Scottish National Dictionary (1700–)
LODBERRIE, n. Also loadberry. A flat rock forming a natural landing-place, specif. a kind of private pier used for the unloading of goods from a boat to the courtyard type of house and warehouse once common in Sh., esp. in Lerwick harbour (Sh. 1866 Edm. Gl., 1914 Angus Gl., Sh. 1961). [′lɔdbɛrɪ]
Ork. 1764 W. Mackintosh Glimpses Kirkwall (1887) 173:
The said loadberry or north east part of the Ness of Quanterness. Sh. 1894 J. Nicolson Tales of Thule 35:
Loadberrys lie like anchored ships … Ah, if their oaken doors were lips, What stories they could tell. Sh. 1950 Menzies' Guide to Shetland 10:
The most interesting feature of this part of the town [Lerwick] is the series of lodberries, or enclosed courtyards with wooden doors surmounting steps down to the water — relics of a time when the boat was the regular means of delivering goods. Sh. 1960 Scotsman (29 Jan.) 5:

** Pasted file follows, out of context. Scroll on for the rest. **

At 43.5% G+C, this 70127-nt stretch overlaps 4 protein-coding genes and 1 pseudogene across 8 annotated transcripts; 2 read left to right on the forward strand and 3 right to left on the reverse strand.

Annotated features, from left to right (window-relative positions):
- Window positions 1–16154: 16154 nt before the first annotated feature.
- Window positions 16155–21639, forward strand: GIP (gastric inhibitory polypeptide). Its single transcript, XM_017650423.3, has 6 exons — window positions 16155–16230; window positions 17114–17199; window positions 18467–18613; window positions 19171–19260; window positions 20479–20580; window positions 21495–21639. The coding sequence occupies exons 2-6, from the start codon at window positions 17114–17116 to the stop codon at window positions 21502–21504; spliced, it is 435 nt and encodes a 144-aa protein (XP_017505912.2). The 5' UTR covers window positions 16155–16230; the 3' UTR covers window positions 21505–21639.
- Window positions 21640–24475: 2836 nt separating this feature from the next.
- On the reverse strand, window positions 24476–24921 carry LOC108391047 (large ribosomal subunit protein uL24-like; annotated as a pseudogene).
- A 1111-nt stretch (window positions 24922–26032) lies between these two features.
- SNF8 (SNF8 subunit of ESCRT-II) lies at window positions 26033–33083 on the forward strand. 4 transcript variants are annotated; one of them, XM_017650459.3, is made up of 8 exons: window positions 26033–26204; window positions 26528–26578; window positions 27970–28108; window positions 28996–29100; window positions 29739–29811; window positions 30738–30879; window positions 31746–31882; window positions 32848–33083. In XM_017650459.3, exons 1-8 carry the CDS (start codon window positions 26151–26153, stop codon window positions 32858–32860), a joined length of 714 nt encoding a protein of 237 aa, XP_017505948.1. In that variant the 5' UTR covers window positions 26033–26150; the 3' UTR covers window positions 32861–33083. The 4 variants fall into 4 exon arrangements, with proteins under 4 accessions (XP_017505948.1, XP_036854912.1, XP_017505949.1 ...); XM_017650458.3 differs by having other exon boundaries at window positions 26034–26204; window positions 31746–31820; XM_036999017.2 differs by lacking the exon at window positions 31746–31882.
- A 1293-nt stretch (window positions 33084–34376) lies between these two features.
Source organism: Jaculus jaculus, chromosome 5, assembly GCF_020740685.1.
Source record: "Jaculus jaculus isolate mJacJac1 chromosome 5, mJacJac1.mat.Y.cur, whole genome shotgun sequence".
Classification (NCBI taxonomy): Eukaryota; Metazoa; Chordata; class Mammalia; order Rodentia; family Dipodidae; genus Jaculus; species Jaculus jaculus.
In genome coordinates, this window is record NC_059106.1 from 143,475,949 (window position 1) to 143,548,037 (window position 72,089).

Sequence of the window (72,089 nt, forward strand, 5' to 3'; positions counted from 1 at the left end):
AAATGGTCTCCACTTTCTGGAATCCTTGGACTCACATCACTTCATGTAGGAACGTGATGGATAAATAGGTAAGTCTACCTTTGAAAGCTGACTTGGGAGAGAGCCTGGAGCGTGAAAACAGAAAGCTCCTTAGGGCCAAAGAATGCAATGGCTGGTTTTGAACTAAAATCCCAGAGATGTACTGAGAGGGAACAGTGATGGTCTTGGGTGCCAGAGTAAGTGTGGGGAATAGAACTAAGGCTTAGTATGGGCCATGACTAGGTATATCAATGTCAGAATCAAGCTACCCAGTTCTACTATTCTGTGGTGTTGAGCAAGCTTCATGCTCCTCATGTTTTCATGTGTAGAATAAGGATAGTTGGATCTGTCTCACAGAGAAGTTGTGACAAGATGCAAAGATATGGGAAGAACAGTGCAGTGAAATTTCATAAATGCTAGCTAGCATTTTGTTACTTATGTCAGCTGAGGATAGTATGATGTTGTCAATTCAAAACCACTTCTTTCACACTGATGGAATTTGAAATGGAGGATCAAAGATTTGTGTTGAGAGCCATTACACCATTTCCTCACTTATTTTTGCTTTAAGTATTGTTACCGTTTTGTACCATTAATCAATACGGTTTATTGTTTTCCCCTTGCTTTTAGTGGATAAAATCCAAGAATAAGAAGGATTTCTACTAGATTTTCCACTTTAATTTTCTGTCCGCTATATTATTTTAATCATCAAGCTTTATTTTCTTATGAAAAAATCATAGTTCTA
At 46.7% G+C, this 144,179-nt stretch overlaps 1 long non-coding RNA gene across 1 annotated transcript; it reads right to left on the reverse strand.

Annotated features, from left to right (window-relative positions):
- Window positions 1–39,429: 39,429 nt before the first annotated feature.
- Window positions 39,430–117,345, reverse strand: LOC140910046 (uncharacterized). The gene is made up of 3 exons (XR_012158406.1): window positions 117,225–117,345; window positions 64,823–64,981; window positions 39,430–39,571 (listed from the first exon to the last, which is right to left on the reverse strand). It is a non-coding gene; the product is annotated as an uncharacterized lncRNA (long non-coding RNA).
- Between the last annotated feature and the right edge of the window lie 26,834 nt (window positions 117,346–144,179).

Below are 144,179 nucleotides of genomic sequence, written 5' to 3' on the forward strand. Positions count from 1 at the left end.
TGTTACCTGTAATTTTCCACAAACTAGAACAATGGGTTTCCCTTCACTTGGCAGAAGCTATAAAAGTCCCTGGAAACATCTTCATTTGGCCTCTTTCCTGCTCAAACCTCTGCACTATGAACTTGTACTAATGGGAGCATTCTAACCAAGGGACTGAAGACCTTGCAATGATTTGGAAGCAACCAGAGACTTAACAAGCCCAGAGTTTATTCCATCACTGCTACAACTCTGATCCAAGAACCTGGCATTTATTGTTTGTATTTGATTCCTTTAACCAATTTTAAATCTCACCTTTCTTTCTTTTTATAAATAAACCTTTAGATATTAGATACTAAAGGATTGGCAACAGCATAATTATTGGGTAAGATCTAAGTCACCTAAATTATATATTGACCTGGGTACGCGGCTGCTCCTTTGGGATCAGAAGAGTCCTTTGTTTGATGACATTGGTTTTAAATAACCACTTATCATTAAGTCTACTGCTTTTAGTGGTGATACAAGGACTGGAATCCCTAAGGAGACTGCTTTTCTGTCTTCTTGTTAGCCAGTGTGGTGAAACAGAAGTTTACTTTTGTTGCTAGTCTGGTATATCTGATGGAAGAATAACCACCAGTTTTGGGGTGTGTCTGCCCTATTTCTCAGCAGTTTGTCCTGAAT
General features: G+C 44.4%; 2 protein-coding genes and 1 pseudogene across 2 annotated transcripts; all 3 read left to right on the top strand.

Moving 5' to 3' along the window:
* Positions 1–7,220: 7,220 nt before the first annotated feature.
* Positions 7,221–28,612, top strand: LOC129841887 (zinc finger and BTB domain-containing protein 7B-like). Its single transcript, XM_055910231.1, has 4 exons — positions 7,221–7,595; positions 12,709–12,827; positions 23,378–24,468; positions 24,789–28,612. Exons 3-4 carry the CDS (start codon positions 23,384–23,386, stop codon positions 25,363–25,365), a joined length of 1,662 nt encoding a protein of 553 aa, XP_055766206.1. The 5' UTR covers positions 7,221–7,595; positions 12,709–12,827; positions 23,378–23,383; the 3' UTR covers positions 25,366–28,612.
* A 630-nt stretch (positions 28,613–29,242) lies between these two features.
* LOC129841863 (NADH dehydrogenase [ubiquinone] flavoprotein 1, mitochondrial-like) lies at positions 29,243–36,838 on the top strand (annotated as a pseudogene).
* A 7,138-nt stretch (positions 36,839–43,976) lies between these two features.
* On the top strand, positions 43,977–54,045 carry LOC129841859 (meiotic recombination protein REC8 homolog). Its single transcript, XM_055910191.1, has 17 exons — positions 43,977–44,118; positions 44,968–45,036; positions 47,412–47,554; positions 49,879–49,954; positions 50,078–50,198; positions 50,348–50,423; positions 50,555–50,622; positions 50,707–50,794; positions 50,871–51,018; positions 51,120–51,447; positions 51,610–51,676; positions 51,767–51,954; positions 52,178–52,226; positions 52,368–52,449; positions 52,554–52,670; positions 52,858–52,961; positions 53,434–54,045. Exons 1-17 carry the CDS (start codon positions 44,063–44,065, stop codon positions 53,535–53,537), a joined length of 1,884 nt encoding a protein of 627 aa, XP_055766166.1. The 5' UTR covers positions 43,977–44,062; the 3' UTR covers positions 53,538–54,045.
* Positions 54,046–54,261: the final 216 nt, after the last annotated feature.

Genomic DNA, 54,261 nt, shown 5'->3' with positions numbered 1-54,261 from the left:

The Lodberrie, Lerwick, which receives a grant for stonework repairs, is a group of buildings comprising the shop, house, warehouse and fish-drying loft of a merchant of the eighteenth century. Buildings of this type were a notable feature of Lerwick, but there are now only two examples left.
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"Lodberrie n.". Dictionary of the Scots Language. 2004. Scottish Language Dictionaries Ltd. Accessed 26 May 2018 <http://www.dsl.ac.uk/entry/snd/lodberrie>
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